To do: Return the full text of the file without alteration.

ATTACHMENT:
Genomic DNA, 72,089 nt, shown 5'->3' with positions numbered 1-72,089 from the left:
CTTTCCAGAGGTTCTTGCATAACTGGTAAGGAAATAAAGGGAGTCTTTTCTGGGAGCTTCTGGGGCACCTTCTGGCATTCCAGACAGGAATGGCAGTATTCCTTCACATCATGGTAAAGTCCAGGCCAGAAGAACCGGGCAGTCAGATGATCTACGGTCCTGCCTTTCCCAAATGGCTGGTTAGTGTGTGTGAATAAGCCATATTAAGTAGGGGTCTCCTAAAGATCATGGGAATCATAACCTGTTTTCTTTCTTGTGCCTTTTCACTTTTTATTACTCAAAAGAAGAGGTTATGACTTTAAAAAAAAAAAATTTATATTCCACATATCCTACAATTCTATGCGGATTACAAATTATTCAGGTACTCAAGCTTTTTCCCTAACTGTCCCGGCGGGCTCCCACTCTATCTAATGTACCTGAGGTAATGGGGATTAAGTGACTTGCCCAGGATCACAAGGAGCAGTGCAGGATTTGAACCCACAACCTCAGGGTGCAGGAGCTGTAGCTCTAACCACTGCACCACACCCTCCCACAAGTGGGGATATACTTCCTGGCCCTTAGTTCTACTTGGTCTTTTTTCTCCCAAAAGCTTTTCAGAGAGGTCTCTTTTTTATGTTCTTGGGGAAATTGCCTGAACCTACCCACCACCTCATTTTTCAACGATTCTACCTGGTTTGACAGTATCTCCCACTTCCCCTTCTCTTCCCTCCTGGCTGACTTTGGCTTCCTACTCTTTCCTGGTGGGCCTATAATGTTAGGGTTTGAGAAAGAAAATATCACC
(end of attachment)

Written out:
Genomic DNA, 72,089 nt, shown 5'->3' with positions numbered 1-72,089 from the left:
CTTTCCAGAGGTTCTTGCATAACTGGTAAGGAAATAAAGGGAGTCTTTTCTGGGAGCTTCTGGGGCACCTTCTGGCATTCCAGACAGGAATGGCAGTATTCCTTCACATCATGGTAAAGTCCAGGCCAGAAGAACCGGGCAGTCAGATGATCTACGGTCCTGCCTTTCCCAAATGGCTGGTTAGTGTGTGTGAATAAGCCATATTAAGTAGGGGTCTCCTAAAGATCATGGGAATCATAACCTGTTTTCTTTCTTGTGCCTTTTCACTTTTTATTACTCAAAAGAAGAGGTTATGACTTTAAAAAAAAAAAATTTATATTCCACATATCCTACAATTCTATGCGGATTACAAATTATTCAGGTACTCAAGCTTTTTCCCTAACTGTCCCGGCGGGCTCCCACTCTATCTAATGTACCTGAGGTAATGGGGATTAAGTGACTTGCCCAGGATCACAAGGAGCAGTGCAGGATTTGAACCCACAACCTCAGGGTGCAGGAGCTGTAGCTCTAACCACTGCACCACACCCTCCCACAAGTGGGGATATACTTCCTGGCCCTTAGTTCTACTTGGTCTTTTTTCTCCCAAAAGCTTTTCAGAGAGGTCTCTTTTTTATGTTCTTGGGGAAATTGCCTGAACCTACCCACCACCTCATTTTTCAACGATTCTACCTGGTTTGACAGTATCTCCCACTTCCCCTTCTCTTCCCTCCTGGCTGACTTTGGCTTCCTACTCTTTCCTGGTGGGCCTATAATGTTAGGGTTTGAGAAAGAAAATATCACC